GRADY MEMORIAL HOSPITAL CORPORATION v. HAYES.
This appeal arises from a renewal suit filed by Appellee Marion Hayes against Grady Memorial Hospital Corporation (“Grady”), wherein Hayes alleges negligence and breach of contract arising from injuries allegedly sustained during a ventral hernia repair. Grady moved to dismiss both counts of Hayes's complaint, but the trial court only dismissed Hayes's negligence claim while allowing the breach of contract claim to proceed. This Court granted interlocutory review of the trial court's order, and Grady appeals. For the following reasons, we find that the trial court should have dismissed Hayes's breach of contract claim for failure to state a claim and, therefore, we reverse.
[T]his Court conducts a de novo review of a trial court's ruling on a motion to dismiss. In doing so, our role is to determine whether the allegations of the complaint, when construed in the light most favorable to the plaintiff, and with all doubts resolved in the plaintiff's favor, disclose with certainty that the plaintiff would not be entitled to relief under any state of provable facts[.]
(Citations and footnotes omitted.) Dove v. Ty Cobb Healthcare System, Inc., 316 Ga. App. 7, 9 (729 SE2d 58) (2012).
So viewed, the record shows that on March 5, 2013, Hayes had surgery for a ventral hernia repair at Grady. A few days later, Hayes required postoperative surgery at Grady to repair a puncture of his bowel wall allegedly caused during the March 5 surgery. Two years later, Hayes sued Grady to recover for the alleged injuries he sustained during the March 5, 2013 surgery (the “First Suit”). Hayes raised claims for negligence and breach of contract. Grady moved to dismiss the First Suit because Hayes failed to attach an expert affidavit to that complaint. Hayes voluntarily dismissed the First Suit without prejudice, and he filed a renewal suit against Grady, alleging substantially the same causes of action (the “Renewal Suit”). Hayes again failed to file an expert affidavit with the Renewal Suit.
In the Renewal Suit Hayes alleges that Grady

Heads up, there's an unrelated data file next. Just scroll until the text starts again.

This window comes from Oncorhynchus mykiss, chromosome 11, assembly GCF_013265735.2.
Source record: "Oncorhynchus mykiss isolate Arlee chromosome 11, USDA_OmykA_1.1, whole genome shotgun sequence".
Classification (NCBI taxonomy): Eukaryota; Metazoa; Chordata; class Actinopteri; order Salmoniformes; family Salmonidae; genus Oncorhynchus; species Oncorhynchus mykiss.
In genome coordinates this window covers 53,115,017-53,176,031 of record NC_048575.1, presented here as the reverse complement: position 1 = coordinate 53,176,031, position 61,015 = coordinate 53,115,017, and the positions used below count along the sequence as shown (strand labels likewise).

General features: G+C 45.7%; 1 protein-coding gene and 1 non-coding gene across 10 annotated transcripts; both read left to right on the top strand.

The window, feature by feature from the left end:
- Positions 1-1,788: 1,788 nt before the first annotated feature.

was under a contractual duty to provide reasonable and adequate healthcare to [him] consistent with existing community standards [and that Grady] breached that contractual duty to [him] by failing to perform professional services in accordance with the professional obligation of care.
Hayes also alleges that his hernia repair surgery was performed by a different doctor than the one he agreed to have perform the surgery and that, as a result, Grady failed “to execute” its contract with Hayes “as agreed.” Hayes did not attach a copy of any contract between himself and Grady, and he failed to allege the terms of his alleged contract with Grady. Consequently, Grady moved to dismiss the Renewal Suit in relevant part on the grounds that Hayes failed to allege or prove the existence of a contract between himself and Grady, and that Hayes's breach of contract claim sounded in professional negligence. In response to Grady's motion to dismiss, Hayes argued, in relevant part, that his contract claim arose from an implied contract between a surgeon and himself.
The trial court granted Grady's motion to dismiss Hayes's negligence claim for failure to attach an expert affidavit, but denied Grady's motion to dismiss as to Hayes's breach of contract claim, finding that the complaint sufficiently set forth such a claim. This Court granted Grady's request for interlocutory review, and Grady now appeals the denial of the motion to dismiss Hayes's breach of contract claim.